How To Catch Up On Bills When You Fall Behind

It can happen to anyone. Maybe you find you’re spending more than you can afford. Perhaps you’ve had unexpected expenses come up. Suddenly you’re wondering how to catch up on bills when you fall behind.

While it can be a bit scary to realize things aren’t getting paid, as soon as you recognize it, you can begin to fix it. This guide will show you how to catch up on bills when you fall behind and begin living life without money worries.

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overhead view of woman sitting on the ground with calculator surrounded by past due bills

Immediate Actions to Take When You’re Behind on Bills

With bills overwhelming you, it may seem like ignoring them is the best idea. No matter how much you’d rather not think about the situation, unpaid accounts will get worse if left alone.

It’s good to get started immediately to take care of the problem. Here’s how.

Make a Written List of Your Bills

Listing out all your bills and the amounts you owe can be extremely helpful. Although most people think they know this information by heart, sometimes writing it out can help us with things we might be forgetting.

Grab a piece of paper, or use a spreadsheet, if you prefer, to begin. Write out each bill, when it’s due, who you owe it to, how much it costs per month, and how much is due total.

Don’t forget to add items that aren’t necessarily bills but still cost money, like groceries or gas for your car. You want to add detail so you’ll get a complete picture of your situation.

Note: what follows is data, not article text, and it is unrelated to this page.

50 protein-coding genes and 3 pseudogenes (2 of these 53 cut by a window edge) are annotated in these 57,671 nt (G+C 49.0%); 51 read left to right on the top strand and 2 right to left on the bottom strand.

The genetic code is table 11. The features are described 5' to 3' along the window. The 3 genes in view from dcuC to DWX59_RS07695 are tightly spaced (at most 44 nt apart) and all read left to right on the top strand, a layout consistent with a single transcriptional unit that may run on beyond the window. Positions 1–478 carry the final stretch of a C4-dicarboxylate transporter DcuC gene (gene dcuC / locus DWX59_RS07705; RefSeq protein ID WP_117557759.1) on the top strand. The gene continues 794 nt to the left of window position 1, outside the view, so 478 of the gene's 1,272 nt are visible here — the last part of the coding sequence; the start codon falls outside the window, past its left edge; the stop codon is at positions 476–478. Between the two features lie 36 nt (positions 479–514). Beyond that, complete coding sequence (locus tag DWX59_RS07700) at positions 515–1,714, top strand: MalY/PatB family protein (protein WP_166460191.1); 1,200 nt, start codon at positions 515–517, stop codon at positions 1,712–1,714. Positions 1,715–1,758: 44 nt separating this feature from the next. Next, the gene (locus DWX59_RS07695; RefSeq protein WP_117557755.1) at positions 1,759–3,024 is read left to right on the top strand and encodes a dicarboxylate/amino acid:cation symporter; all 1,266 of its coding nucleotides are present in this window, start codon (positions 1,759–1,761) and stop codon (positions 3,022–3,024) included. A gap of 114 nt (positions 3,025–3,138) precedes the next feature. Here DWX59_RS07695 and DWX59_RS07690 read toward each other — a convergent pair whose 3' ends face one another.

Related: How much should you realistically budget for food?

If it helps you, try coordinating your bills by color—for example, blue for home and rent costs, pink for groceries and restaurants, etc. Frame your list in a way that makes sense for you.

Prioritize Your Bills

After writing out your bills, analyze what you’ve written, determining what is the highest priority and what can wait. High priority is usually things you cannot do without – stuff like mortgage or rent, utilities, food, phone bills, insurance, and gas for your car. 

A lower priority item might be paying off credit cards or bills that are not due immediately. These are things that don’t affect your everyday life as much.

You can then take your bills and list them in order of importance. Number them if this helps you. Now you know what needs to get paid for first.

Cut all Unnecessary Expenses

If you’re having trouble handling your living expenses, see where you can cut back. Spending less can happen in many ways, so try to be creative. Some everyday things that people overspend on include food, transportation, and impulse purchases.

You can avoid this by trying out new ways of living. Try to get into a frugal mindset. It doesn’t mean you never spend money, but rather, that you are conscious of what you spend and why.

Related: How to live without money. Yes, really!